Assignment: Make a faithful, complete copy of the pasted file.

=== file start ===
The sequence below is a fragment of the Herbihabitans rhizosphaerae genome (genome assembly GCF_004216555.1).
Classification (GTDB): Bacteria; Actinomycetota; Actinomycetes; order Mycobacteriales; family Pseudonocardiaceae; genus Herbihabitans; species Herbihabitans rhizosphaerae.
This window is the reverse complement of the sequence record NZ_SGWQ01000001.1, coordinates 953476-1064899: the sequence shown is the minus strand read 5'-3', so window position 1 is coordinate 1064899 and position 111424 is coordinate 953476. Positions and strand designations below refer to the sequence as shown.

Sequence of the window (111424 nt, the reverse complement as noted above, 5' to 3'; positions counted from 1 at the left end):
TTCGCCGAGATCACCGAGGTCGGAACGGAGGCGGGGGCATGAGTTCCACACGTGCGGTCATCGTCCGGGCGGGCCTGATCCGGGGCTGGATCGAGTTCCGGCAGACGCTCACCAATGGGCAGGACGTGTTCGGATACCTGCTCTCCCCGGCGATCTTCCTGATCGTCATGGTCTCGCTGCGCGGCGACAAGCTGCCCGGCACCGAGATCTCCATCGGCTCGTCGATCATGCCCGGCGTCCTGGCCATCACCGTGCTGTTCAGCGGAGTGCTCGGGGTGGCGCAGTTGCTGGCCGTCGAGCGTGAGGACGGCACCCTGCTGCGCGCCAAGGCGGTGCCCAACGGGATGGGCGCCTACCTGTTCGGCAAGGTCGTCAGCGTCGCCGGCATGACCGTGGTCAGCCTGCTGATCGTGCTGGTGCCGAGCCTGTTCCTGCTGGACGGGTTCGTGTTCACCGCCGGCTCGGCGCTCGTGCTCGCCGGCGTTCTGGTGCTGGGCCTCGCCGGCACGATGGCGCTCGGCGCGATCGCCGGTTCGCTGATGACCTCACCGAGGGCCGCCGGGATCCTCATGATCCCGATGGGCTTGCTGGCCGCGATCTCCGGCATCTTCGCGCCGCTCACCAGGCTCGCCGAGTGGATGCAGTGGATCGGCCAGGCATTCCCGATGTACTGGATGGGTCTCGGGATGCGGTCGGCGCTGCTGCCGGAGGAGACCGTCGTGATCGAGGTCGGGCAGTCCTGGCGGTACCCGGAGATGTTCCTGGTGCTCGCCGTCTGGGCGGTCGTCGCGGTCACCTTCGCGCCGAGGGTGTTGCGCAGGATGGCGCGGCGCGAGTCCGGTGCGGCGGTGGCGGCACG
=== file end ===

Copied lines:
The sequence below is a fragment of the Herbihabitans rhizosphaerae genome (genome assembly GCF_004216555.1).
Classification (GTDB): Bacteria; Actinomycetota; Actinomycetes; order Mycobacteriales; family Pseudonocardiaceae; genus Herbihabitans; species Herbihabitans rhizosphaerae.
This window is the reverse complement of the sequence record NZ_SGWQ01000001.1, coordinates 953476-1064899: the sequence shown is the minus strand read 5'-3', so window position 1 is coordinate 1064899 and position 111424 is coordinate 953476. Positions and strand designations below refer to the sequence as shown.

Sequence of the window (111424 nt, the reverse complement as noted above, 5' to 3'; positions counted from 1 at the left end):
TTCGCCGAGATCACCGAGGTCGGAACGGAGGCGGGGGCATGAGTTCCACACGTGCGGTCATCGTCCGGGCGGGCCTGATCCGGGGCTGGATCGAGTTCCGGCAGACGCTCACCAATGGGCAGGACGTGTTCGGATACCTGCTCTCCCCGGCGATCTTCCTGATCGTCATGGTCTCGCTGCGCGGCGACAAGCTGCCCGGCACCGAGATCTCCATCGGCTCGTCGATCATGCCCGGCGTCCTGGCCATCACCGTGCTGTTCAGCGGAGTGCTCGGGGTGGCGCAGTTGCTGGCCGTCGAGCGTGAGGACGGCACCCTGCTGCGCGCCAAGGCGGTGCCCAACGGGATGGGCGCCTACCTGTTCGGCAAGGTCGTCAGCGTCGCCGGCATGACCGTGGTCAGCCTGCTGATCGTGCTGGTGCCGAGCCTGTTCCTGCTGGACGGGTTCGTGTTCACCGCCGGCTCGGCGCTCGTGCTCGCCGGCGTTCTGGTGCTGGGCCTCGCCGGCACGATGGCGCTCGGCGCGATCGCCGGTTCGCTGATGACCTCACCGAGGGCCGCCGGGATCCTCATGATCCCGATGGGCTTGCTGGCCGCGATCTCCGGCATCTTCGCGCCGCTCACCAGGCTCGCCGAGTGGATGCAGTGGATCGGCCAGGCATTCCCGATGTACTGGATGGGTCTCGGGATGCGGTCGGCGCTGCTGCCGGAGGAGACCGTCGTGATCGAGGTCGGGCAGTCCTGGCGGTACCCGGAGATGTTCCTGGTGCTCGCCGTCTGGGCGGTCGTCGCGGTCACCTTCGCGCCGAGGGTGTTGCGCAGGATGGCGCGGCGCGAGTCCGGTGCGGCGGTGGCGGCACG